Of course Gilbert was going to win if they took him to within sight of the line. While it is easy to be critical without the benefit of knowing precisely how shattered they were feeling, it was astonishing that the Leopard brothers did not put in a single attack between the top of the Côte de Saint-Nicolas and the finish.

If that situation – two team-mates and brothers without a sprint between them, up against the man of the moment with a superior kick – did not call for the use of the old-fashioned one-two, then what does?

That is not to call into question their immense talent, or their contribution to the race, but when push came to shove, the Schlecks failed to contrive a single tactical move between them. You have to wonder what the instructions from the Leopard team car were but in the final analysis you are left with the conclusion that even if the Schlecks shared one tactical brain between them they’d be dangerous.

While it is difficult to imagine them conjuring anything that could have led to a different outcome, it was disappointing to watch the Schlecks sleepwalk towards their fate. If one of the brothers had attacked in the final two or three kilometres, Gilbert would have been forced to react. And once Gilbert had closed the gap, the other could have gone. There should have been no hesitation, no time to allow the fire in the Belgian’s legs to cool, just bam-bam, like a boxer landing a sweet left-right combination.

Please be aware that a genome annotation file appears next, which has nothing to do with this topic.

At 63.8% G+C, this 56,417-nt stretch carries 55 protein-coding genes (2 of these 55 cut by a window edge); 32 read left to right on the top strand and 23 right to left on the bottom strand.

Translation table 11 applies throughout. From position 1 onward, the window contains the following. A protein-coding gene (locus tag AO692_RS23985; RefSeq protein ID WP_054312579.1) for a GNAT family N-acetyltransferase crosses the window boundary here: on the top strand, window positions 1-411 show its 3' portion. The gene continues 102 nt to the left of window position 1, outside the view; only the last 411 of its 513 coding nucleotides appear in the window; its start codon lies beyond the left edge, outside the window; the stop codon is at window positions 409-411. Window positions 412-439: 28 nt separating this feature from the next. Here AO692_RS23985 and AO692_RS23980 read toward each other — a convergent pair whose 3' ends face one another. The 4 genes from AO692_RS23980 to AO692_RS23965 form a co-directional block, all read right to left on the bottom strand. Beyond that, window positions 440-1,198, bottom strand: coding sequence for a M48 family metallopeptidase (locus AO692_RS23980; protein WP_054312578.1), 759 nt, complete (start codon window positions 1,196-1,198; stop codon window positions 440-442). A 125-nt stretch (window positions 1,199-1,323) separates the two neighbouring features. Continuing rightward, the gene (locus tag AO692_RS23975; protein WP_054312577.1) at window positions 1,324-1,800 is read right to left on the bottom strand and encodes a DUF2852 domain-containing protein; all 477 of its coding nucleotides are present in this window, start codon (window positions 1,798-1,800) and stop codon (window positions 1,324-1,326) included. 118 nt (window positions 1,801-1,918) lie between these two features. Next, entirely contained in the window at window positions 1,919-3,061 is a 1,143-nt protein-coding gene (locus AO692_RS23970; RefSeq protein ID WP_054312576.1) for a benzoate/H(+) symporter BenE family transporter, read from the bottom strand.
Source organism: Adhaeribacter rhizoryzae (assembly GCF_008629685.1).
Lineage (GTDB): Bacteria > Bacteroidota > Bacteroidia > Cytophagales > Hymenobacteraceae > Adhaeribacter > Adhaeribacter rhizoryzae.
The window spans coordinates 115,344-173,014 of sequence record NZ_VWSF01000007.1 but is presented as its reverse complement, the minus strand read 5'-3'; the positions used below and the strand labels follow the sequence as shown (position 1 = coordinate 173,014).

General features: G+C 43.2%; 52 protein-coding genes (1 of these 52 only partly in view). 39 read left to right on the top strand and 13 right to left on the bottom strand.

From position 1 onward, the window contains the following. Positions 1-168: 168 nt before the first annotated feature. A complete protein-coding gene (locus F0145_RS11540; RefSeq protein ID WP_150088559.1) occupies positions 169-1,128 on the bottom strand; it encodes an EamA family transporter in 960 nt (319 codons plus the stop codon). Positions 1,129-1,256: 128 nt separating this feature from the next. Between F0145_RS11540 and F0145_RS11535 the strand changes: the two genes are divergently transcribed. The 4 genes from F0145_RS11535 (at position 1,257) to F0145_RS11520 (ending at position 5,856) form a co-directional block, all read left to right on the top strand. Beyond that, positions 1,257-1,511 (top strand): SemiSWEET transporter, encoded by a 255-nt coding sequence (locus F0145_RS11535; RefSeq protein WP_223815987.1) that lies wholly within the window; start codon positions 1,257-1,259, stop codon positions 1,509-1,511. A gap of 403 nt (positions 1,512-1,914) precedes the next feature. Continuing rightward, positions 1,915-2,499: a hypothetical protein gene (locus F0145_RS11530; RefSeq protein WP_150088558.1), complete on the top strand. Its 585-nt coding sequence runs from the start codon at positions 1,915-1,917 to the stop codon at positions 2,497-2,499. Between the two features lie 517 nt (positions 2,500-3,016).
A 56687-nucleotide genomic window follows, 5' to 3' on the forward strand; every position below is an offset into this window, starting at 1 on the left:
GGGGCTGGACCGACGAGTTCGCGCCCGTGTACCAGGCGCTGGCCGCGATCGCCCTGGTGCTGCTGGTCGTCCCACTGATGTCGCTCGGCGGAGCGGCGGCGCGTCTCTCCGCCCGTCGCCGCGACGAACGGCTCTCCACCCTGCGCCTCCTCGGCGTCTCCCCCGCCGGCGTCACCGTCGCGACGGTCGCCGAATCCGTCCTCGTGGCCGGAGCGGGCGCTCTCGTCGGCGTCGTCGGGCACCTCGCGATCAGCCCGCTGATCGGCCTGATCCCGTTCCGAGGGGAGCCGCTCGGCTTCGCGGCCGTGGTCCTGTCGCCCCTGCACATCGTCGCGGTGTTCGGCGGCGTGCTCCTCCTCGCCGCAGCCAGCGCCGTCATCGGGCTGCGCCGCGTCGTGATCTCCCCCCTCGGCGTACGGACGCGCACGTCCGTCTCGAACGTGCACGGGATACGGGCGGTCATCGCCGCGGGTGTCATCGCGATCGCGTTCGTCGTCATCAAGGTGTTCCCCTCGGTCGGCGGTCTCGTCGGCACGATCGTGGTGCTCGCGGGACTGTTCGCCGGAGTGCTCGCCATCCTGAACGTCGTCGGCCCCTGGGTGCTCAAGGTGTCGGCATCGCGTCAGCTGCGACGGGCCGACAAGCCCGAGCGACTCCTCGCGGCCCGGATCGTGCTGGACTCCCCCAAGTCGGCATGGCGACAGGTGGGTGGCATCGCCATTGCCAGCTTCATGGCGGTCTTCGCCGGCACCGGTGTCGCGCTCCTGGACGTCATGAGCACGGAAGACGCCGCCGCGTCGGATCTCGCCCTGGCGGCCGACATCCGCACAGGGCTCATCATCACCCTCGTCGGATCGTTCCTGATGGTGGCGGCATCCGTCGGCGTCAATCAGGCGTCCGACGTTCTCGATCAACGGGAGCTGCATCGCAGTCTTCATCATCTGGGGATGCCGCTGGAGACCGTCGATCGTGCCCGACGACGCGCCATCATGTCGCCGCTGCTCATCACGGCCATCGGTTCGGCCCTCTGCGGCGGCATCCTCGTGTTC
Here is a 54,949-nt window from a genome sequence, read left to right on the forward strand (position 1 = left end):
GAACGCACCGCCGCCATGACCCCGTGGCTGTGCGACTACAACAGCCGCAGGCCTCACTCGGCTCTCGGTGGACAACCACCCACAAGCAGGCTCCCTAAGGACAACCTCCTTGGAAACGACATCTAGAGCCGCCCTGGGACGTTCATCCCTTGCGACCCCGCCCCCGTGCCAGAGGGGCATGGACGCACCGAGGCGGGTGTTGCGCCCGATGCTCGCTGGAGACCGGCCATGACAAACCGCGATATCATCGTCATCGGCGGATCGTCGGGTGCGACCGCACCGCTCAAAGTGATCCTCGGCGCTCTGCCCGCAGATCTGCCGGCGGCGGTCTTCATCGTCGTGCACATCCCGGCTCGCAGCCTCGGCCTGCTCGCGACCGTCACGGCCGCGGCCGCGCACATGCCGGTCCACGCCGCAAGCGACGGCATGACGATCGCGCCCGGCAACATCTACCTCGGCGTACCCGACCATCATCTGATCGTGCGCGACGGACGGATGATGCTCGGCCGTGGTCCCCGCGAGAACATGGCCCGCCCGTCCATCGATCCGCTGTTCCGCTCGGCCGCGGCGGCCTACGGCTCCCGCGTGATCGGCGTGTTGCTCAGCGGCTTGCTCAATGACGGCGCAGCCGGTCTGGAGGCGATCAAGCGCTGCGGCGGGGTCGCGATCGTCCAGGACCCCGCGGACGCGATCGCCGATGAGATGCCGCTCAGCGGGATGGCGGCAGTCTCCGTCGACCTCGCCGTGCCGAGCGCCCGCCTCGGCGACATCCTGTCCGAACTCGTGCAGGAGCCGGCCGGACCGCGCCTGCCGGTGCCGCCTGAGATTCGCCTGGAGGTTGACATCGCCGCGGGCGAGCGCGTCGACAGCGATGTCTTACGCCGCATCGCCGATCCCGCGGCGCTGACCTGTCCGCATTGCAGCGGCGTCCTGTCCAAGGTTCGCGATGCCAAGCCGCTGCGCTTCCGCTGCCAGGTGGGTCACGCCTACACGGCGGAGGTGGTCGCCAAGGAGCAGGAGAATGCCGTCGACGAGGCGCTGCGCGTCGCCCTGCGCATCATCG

Okay, so it may not have worked but it would have been nice to see the Schlecks try something. Anything. Gilbert’s strength was such that he probably could have responded to two, three, maybe four concerted accelerations from his opponents and still had enough to win the sprint. The Schlecks were tired, no doubt, but to fail to plant even the tiniest seed of doubt in Gilbert’s mind when it was two against one was meek. This was Liège-Bastogne-Liège up for grabs, after all.